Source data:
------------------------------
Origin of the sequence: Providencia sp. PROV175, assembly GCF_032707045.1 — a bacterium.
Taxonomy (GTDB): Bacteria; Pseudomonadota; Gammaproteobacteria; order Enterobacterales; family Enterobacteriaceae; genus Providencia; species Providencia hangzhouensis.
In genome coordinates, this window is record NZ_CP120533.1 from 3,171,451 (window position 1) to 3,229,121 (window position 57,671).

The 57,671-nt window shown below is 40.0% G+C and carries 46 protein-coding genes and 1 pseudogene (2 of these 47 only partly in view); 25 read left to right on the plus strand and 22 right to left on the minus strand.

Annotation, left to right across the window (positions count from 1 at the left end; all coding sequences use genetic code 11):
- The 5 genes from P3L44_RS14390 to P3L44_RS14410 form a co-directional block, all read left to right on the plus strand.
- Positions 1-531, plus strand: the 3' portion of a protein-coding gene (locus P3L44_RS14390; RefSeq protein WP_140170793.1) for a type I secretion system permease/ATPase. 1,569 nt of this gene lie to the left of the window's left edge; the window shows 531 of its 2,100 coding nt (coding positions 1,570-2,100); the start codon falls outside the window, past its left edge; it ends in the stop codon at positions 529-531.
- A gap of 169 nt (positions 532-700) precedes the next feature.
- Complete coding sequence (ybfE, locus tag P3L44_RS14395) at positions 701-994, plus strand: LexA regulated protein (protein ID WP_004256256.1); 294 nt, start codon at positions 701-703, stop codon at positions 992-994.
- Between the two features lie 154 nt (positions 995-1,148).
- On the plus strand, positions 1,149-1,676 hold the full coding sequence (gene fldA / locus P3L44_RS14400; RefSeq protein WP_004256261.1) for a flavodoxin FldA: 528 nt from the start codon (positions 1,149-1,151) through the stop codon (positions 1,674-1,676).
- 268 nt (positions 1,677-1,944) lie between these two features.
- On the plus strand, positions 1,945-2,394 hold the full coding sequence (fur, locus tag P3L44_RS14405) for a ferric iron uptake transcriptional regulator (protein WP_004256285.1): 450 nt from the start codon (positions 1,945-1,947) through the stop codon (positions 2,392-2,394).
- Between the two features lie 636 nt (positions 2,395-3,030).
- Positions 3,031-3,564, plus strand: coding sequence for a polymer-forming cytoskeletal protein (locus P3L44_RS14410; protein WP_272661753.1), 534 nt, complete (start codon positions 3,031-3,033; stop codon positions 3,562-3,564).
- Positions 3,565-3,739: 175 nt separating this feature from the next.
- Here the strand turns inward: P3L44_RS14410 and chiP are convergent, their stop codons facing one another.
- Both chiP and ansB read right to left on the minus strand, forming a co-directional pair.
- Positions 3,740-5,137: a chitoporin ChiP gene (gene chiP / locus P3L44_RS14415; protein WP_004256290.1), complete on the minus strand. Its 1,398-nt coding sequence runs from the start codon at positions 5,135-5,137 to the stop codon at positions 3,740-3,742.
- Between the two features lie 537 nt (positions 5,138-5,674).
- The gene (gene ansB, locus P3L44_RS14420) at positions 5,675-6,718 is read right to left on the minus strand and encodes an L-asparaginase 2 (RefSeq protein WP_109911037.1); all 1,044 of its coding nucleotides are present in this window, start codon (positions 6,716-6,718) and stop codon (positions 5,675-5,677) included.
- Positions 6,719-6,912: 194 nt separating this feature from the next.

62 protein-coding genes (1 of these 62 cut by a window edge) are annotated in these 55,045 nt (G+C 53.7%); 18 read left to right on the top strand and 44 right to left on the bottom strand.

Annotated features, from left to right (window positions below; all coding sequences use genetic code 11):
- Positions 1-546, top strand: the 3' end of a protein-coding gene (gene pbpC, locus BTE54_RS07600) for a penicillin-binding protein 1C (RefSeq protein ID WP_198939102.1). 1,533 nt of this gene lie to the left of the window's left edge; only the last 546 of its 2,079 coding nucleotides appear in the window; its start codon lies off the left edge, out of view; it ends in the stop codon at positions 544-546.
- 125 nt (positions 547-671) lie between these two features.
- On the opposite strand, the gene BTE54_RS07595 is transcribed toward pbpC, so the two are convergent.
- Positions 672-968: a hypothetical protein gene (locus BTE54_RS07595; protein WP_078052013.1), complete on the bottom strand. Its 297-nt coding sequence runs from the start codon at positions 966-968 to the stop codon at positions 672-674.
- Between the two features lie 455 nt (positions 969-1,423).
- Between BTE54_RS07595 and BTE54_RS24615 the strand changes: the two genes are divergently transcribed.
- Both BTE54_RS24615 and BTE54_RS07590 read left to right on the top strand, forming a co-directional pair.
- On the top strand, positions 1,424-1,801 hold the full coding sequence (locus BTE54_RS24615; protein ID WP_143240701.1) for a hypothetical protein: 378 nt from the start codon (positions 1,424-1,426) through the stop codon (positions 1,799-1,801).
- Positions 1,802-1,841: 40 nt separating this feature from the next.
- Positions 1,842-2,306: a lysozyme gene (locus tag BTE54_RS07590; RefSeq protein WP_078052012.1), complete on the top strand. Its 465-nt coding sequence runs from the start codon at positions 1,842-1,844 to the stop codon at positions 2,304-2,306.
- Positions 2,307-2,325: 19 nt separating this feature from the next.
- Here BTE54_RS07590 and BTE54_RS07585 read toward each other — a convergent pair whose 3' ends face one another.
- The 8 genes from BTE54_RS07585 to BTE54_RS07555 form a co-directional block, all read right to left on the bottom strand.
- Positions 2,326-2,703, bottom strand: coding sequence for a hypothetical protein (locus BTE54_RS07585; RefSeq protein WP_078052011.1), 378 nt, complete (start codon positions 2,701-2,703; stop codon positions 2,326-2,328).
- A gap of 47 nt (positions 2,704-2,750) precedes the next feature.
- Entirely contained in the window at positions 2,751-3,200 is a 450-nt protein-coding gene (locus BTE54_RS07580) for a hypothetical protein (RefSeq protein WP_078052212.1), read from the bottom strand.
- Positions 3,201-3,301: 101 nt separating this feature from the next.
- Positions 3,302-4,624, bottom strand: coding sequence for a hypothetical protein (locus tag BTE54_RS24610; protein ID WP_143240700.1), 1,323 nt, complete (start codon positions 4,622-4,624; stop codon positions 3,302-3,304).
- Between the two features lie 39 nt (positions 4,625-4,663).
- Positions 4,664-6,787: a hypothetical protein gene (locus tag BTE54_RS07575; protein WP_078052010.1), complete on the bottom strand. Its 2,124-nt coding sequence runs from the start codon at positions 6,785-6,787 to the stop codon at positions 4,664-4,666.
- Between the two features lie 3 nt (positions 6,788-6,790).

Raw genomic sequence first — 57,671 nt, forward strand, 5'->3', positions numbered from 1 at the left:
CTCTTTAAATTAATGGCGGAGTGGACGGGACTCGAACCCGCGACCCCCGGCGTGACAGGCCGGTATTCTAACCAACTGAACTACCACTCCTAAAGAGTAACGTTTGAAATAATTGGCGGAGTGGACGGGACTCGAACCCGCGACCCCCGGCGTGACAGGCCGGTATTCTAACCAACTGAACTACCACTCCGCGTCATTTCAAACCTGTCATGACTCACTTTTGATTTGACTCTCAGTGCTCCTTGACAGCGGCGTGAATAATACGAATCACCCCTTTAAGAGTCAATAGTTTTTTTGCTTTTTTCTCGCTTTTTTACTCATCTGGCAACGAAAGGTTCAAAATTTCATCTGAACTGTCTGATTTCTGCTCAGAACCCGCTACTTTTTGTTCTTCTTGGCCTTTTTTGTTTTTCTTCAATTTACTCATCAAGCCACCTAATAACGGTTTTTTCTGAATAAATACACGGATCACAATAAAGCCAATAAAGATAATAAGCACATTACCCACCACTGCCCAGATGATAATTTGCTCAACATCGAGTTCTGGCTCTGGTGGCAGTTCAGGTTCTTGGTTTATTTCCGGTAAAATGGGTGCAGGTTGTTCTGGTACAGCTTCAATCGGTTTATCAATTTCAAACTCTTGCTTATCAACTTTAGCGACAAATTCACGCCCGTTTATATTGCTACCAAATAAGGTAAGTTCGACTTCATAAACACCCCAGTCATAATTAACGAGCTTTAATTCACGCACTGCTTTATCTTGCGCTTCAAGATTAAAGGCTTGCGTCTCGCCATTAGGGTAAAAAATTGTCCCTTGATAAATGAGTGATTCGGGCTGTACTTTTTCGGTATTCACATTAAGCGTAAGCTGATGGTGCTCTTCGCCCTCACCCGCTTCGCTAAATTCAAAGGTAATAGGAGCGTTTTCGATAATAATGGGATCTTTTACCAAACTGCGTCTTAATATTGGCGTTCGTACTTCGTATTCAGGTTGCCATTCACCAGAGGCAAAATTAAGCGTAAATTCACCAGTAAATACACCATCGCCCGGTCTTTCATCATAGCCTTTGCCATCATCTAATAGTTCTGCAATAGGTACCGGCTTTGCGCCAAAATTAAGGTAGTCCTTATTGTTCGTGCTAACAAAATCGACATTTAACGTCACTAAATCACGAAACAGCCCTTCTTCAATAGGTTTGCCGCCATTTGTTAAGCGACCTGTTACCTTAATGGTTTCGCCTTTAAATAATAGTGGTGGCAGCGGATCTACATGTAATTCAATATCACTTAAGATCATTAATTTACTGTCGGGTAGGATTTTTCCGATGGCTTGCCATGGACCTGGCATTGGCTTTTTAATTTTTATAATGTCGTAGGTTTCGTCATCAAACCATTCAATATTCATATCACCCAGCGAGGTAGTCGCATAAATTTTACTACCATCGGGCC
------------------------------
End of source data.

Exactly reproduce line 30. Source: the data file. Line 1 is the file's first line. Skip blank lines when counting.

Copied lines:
- Between BTE54_RS07595 and BTE54_RS24615 the strand changes: the two genes are divergently transcribed.